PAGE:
While the cell's ten million ribosomes are primarily involved in using mRNA transcripts to make proteins, the first role of the ribosome is to enforce quality control (QC) on the mRNA transcripts as they exit the nucleus. During the mRNA splicing we discussed above, each splice site is tagged with special proteins. As the mRNA exits the nucleus, a special ribosome examines it to make sure the "stop" message occurs after the last of these labels. If not, the QC managing ribosome will identify it as an mRNA that was either incorrectly spliced, or produced from a defective gene, and will target the mRNA for destruction. If so, the QC manager removes the labels and allows the transcript into the cytosol where it can be used to make proteins.
The process of making a protein from the mRNA transcript is called translation, because it is translating the message from the language of nucleic acid to the language of protein.
Several sets of proteins are involved in carrying the amino acids to the ribosome in a way that ensures accurate reading of the genetic code. There are 48 unique transfer RNAs (tRNAs) encoded in multiple copies by 500 genes. These tRNAs are shaped like a cross or a three-leaf clover and attach an amino acid on one end, and read the genetic code of the mRNA transcript on the other end.
There are 20 aminoacyl-tRNA synthetases, which are enzymes that attach the amino acids to the proper tRNA molecules. These enzymes also contain an "editing" capacity that fixes mistakes where the wrong amino acid gets joined to the tRNA molecule.
Finally, several elongation factors are also required to increase the speed and accuracy of protein production at the site of the ribosome.
The protein exits the ribosome through a tunnel in a mostly unfolded, linear state. Its final functional properties, however, depend on its three-dimensional structure after it has folded. The information for the three-dimensional structure is partly contained in the linear sequence of amino acids, but not always entirely.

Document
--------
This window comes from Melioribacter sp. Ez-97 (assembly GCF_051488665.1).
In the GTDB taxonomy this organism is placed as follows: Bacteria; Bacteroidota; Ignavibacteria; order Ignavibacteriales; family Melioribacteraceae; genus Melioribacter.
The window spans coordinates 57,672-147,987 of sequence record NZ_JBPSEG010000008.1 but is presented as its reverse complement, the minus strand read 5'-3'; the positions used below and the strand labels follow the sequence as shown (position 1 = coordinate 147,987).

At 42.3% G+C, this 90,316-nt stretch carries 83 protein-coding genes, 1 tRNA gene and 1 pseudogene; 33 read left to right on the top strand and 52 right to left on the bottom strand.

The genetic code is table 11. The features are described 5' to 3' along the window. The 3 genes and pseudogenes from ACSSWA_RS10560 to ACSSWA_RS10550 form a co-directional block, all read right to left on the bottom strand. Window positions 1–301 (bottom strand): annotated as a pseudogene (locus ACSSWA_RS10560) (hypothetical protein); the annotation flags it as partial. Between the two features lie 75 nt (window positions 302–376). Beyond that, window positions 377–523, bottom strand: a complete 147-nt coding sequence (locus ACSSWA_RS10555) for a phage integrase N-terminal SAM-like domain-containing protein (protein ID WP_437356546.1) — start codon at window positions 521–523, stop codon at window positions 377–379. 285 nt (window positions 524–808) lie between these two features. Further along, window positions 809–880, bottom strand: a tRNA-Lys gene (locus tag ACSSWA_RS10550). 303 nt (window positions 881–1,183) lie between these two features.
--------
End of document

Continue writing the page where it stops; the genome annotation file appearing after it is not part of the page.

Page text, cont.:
As the protein exits through the ribosomal tunnel, chaperone proteins often help it fold properly. Once it has exited, other chaperone proteins sometimes form a barrel-shaped "isolation chamber" around the protein to help it finish folding, or to help misfolded proteins refold. There are several major families of chaperone proteins, and they are often specific to certain proteins and even to certain organelles within the cell.
Alternative ways of folding a protein are most commonly known in disease states, such as in the prion theory of mad cow disease. However, alternative protein folding states have been shown to contribute to the formation of different cell types in certain fungi, and it is possible that protein folding could represent a form of non-genetic inheritance, as discussed in more general terms in the second post in this series.
Some researchers have made the controversial suggestion that alternative forms of protein folding could contribute to memory in complex organisms such as humans.
Once the final protein is folded, the cell still has many ways of modifying the protein to make it active, inactive, or to change how it functions or just how active it is.
This has been, of course, a simple summary of what is contained in Molecular Biology of the Cell. Despite all of the complexity that has been discovered, the authors still state that "an enormous amount of ignorance remains; many fascinating challenges therefore await the next generation of cell biologists."
What we do know, however, should make it clear that genes do not express themselves. It should, by now, be abundantly clear that cells express genes.
In the next post, we will take a look at the fascinating way in which cells control the expression of their genes in response to their environment, in ways that fulfill their own needs and the needs of the organism of which they are part. Now that we've covered some of the basics, things will really get interesting. Stay tuned!
Read more about the author, Chris Masterjohn, PhD, here.